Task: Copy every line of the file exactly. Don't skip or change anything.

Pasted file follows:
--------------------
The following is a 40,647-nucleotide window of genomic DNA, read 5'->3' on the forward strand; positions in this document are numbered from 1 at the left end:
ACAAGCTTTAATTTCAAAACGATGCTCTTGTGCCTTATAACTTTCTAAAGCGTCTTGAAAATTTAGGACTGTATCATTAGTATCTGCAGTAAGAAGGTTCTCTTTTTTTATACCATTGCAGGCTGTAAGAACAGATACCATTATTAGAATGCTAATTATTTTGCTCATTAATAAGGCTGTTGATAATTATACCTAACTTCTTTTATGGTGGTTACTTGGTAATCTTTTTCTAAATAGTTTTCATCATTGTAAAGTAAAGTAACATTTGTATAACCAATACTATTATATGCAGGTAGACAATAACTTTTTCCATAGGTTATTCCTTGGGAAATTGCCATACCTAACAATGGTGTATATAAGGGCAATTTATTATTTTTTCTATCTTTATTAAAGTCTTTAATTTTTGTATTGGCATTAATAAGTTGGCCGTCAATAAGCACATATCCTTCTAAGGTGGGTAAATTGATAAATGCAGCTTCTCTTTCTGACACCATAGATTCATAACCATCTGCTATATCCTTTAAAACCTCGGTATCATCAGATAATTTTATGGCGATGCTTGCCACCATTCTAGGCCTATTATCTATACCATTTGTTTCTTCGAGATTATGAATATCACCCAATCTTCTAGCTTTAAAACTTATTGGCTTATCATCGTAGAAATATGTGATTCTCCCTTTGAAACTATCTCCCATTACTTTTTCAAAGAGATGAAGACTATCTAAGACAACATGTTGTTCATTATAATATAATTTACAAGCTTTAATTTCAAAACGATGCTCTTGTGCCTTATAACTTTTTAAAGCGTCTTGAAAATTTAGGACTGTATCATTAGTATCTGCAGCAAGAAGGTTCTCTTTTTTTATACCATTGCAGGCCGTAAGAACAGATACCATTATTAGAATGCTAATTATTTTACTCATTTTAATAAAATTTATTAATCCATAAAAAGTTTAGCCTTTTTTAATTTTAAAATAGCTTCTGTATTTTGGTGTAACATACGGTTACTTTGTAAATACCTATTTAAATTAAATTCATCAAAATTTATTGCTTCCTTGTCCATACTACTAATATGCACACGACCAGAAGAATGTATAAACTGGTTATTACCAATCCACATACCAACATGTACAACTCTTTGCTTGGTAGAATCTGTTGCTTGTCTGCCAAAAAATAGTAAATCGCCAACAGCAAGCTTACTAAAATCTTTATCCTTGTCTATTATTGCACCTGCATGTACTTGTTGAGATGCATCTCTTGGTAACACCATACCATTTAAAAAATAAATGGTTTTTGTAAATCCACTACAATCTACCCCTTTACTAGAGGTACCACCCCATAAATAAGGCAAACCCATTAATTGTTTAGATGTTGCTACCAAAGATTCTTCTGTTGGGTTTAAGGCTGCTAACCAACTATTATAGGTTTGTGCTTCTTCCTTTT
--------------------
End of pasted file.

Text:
The following is a 40,647-nucleotide window of genomic DNA, read 5'->3' on the forward strand; positions in this document are numbered from 1 at the left end:
ACAAGCTTTAATTTCAAAACGATGCTCTTGTGCCTTATAACTTTCTAAAGCGTCTTGAAAATTTAGGACTGTATCATTAGTATCTGCAGTAAGAAGGTTCTCTTTTTTTATACCATTGCAGGCTGTAAGAACAGATACCATTATTAGAATGCTAATTATTTTGCTCATTAATAAGGCTGTTGATAATTATACCTAACTTCTTTTATGGTGGTTACTTGGTAATCTTTTTCTAAATAGTTTTCATCATTGTAAAGTAAAGTAACATTTGTATAACCAATACTATTATATGCAGGTAGACAATAACTTTTTCCATAGGTTATTCCTTGGGAAATTGCCATACCTAACAATGGTGTATATAAGGGCAATTTATTATTTTTTCTATCTTTATTAAAGTCTTTAATTTTTGTATTGGCATTAATAAGTTGGCCGTCAATAAGCACATATCCTTCTAAGGTGGGTAAATTGATAAATGCAGCTTCTCTTTCTGACACCATAGATTCATAACCATCTGCTATATCCTTTAAAACCTCGGTATCATCAGATAATTTTATGGCGATGCTTGCCACCATTCTAGGCCTATTATCTATACCATTTGTTTCTTCGAGATTATGAATATCACCCAATCTTCTAGCTTTAAAACTTATTGGCTTATCATCGTAGAAATATGTGATTCTCCCTTTGAAACTATCTCCCATTACTTTTTCAAAGAGATGAAGACTATCTAAGACAACATGTTGTTCATTATAATATAATTTACAAGCTTTAATTTCAAAACGATGCTCTTGTGCCTTATAACTTTTTAAAGCGTCTTGAAAATTTAGGACTGTATCATTAGTATCTGCAGCAAGAAGGTTCTCTTTTTTTATACCATTGCAGGCCGTAAGAACAGATACCATTATTAGAATGCTAATTATTTTACTCATTTTAATAAAATTTATTAATCCATAAAAAGTTTAGCCTTTTTTAATTTTAAAATAGCTTCTGTATTTTGGTGTAACATACGGTTACTTTGTAAATACCTATTTAAATTAAATTCATCAAAATTTATTGCTTCCTTGTCCATACTACTAATATGCACACGACCAGAAGAATGTATAAACTGGTTATTACCAATCCACATACCAACATGTACAACTCTTTGCTTGGTAGAATCTGTTGCTTGTCTGCCAAAAAATAGTAAATCGCCAACAGCAAGCTTACTAAAATCTTTATCCTTGTCTATTATTGCACCTGCATGTACTTGTTGAGATGCATCTCTTGGTAACACCATACCATTTAAAAAATAAATGGTTTTTGTAAATCCACTACAATCTACCCCTTTACTAGAGGTACCACCCCATAAATAAGGCAAACCCATTAATTGTTTAGATGTTGCTACCAAAGATTCTTCTGTTGGGTTTAAGGCTGCTAACCAACTATTATAGGTTTGTGCTTCTTCCTTTT